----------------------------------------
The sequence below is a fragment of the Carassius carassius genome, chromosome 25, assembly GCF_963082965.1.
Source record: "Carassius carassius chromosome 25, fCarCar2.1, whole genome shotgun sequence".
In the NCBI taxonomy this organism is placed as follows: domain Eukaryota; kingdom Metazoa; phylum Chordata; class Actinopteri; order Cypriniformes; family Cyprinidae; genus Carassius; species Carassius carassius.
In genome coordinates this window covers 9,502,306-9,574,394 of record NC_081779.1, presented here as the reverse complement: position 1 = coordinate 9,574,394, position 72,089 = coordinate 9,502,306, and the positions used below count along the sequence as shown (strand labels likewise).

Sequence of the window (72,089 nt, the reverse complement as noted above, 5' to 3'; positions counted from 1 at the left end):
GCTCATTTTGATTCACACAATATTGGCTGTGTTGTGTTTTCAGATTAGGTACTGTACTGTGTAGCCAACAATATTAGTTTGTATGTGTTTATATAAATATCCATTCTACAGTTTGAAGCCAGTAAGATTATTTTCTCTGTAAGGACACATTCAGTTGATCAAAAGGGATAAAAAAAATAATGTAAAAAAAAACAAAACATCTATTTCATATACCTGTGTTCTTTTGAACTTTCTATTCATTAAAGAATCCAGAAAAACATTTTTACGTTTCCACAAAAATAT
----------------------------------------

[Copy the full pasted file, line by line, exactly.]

The sequence below is a fragment of the Carassius carassius genome, chromosome 25, assembly GCF_963082965.1.
Source record: "Carassius carassius chromosome 25, fCarCar2.1, whole genome shotgun sequence".
In the NCBI taxonomy this organism is placed as follows: domain Eukaryota; kingdom Metazoa; phylum Chordata; class Actinopteri; order Cypriniformes; family Cyprinidae; genus Carassius; species Carassius carassius.
In genome coordinates this window covers 9,502,306-9,574,394 of record NC_081779.1, presented here as the reverse complement: position 1 = coordinate 9,574,394, position 72,089 = coordinate 9,502,306, and the positions used below count along the sequence as shown (strand labels likewise).

Sequence of the window (72,089 nt, the reverse complement as noted above, 5' to 3'; positions counted from 1 at the left end):
GCTCATTTTGATTCACACAATATTGGCTGTGTTGTGTTTTCAGATTAGGTACTGTACTGTGTAGCCAACAATATTAGTTTGTATGTGTTTATATAAATATCCATTCTACAGTTTGAAGCCAGTAAGATTATTTTCTCTGTAAGGACACATTCAGTTGATCAAAAGGGATAAAAAAAATAATGTAAAAAAAAACAAAACATCTATTTCATATACCTGTGTTCTTTTGAACTTTCTATTCATTAAAGAATCCAGAAAAACATTTTTACGTTTCCACAAAAATAT